Evonne Goolagong Cawley's extraordinary career and advocacy has been honoured by the International Tennis Federation.
The ITF has announced it will bestow its greatest accolade, the Philippe Chatrier Award, on the Australian champion at a gala event next month.
Goolagong Cawley won the French Open and Wimbledon in 1971 while still a teenager, going on to become the world No.1 and total seven grand slam crowns.
The award - which counts Billie Jean King, John McEnroe and Martina Navratilova among past winners - also honours the post-career work of the individual.
Since moving back from the United States in 1991, Goolagong Cawley has worked with Tennis Australia to increase female and indigenous participation in the sport.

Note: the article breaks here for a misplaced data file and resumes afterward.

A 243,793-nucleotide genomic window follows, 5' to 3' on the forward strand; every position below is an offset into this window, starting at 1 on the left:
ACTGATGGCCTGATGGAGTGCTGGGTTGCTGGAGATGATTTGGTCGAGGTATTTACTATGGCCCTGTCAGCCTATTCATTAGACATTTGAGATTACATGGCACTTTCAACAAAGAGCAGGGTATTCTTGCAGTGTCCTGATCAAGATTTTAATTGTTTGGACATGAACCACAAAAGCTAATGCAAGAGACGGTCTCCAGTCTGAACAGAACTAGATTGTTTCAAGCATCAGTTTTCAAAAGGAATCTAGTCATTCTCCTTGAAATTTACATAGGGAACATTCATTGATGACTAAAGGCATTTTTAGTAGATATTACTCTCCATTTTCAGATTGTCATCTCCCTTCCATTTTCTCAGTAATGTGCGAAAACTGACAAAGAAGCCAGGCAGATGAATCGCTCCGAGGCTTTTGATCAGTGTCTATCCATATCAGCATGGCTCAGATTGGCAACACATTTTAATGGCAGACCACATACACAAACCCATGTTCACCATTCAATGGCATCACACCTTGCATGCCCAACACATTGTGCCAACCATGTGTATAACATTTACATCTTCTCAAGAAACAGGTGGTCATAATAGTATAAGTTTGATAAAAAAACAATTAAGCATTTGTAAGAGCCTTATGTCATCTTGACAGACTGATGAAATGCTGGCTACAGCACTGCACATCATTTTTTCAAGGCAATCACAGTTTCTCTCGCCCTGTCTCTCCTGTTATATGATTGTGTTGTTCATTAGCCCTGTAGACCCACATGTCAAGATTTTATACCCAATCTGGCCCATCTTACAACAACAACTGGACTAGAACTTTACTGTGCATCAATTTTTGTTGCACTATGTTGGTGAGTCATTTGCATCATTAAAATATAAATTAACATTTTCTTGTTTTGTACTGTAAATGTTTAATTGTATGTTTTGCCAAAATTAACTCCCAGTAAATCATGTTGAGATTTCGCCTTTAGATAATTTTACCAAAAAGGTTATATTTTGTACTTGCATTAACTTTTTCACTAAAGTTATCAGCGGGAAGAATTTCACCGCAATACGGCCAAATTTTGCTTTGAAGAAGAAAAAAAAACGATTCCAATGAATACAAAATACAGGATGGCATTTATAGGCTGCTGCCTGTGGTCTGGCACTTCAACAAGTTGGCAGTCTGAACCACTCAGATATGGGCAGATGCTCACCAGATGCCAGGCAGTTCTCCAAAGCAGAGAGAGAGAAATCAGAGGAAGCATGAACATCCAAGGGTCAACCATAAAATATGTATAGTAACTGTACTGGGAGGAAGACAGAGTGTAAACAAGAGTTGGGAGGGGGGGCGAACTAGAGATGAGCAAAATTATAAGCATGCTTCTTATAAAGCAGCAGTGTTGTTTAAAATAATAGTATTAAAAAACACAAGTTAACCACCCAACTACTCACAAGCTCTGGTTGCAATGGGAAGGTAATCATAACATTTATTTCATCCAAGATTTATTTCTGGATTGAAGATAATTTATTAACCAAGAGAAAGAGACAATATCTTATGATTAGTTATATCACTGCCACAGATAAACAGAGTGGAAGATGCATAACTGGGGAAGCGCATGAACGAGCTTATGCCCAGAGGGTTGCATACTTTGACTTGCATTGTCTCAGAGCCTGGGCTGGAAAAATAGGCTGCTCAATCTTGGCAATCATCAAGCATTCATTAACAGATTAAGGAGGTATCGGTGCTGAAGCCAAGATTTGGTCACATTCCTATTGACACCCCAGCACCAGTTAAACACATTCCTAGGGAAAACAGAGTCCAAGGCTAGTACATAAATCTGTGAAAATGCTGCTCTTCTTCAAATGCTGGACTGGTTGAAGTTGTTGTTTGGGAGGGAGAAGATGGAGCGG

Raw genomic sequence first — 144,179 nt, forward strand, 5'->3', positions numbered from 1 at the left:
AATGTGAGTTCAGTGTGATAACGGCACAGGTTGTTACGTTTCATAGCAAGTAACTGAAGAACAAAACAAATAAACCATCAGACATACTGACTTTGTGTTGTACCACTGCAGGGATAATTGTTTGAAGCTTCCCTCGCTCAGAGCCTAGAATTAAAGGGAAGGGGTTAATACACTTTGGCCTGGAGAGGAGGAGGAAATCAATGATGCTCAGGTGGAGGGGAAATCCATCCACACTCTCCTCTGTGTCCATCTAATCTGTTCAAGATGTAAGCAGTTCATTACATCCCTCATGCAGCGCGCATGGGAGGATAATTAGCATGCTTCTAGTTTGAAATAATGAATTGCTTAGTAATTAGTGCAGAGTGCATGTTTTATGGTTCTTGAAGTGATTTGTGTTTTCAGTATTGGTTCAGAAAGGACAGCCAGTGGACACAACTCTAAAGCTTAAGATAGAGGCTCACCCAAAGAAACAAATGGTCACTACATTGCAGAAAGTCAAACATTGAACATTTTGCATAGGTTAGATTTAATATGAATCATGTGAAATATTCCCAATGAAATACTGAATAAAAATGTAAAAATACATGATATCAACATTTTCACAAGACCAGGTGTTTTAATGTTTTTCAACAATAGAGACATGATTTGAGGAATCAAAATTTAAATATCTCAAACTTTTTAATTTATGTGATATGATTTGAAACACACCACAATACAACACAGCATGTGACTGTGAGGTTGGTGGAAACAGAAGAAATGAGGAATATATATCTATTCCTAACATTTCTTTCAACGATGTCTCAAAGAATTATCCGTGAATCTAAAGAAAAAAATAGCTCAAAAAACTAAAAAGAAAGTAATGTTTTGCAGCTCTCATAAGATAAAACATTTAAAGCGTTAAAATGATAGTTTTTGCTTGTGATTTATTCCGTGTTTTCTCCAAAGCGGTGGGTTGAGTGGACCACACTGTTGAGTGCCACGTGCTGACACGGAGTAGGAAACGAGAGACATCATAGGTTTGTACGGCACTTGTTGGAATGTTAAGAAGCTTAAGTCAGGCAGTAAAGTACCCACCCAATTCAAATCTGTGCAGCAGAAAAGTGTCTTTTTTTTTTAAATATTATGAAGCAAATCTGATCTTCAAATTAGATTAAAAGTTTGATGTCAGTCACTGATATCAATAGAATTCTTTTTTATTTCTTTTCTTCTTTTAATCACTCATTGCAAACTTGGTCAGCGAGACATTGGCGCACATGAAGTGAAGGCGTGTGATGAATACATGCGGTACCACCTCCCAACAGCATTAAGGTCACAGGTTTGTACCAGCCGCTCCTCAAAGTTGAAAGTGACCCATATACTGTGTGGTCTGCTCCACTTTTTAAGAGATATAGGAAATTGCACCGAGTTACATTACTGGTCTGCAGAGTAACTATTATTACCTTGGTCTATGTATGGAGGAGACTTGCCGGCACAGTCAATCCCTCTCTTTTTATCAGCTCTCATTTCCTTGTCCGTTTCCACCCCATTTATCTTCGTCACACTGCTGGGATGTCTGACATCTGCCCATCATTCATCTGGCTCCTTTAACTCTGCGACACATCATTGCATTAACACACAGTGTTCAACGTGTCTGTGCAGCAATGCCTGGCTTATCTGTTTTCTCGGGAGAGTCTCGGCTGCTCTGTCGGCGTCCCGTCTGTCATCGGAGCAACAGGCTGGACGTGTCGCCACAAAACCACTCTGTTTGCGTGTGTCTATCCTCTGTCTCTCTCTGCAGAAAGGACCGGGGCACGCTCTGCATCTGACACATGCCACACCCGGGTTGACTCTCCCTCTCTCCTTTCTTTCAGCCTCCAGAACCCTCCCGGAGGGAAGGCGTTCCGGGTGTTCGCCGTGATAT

The popular 66-year-old has worked for more than 20 years has as an ambassador, advocate and role model for young Indigenous Australians, including through the Goolagong National Development Camp.
ITF president David Haggerty said the honour was for Goolagong Cawley's "exceptional achievements as a player and the lasting legacy she has left for so many people".
"Not only is she a legendary seven-time Grand Slam singles winner but she is also a champion of diversity, who has worked tirelessly in her home country to improve the lives of many through the sport we all love," he said in a statement.
Goolagong Cawley is the sixth Australian to win the medal.
Rod Laver (1998), Margaret Court (2006), Neale Fraser (2008) and doubles powerhouse Todd Woodbridge and Mark Woodforde (2014) are previous recipients.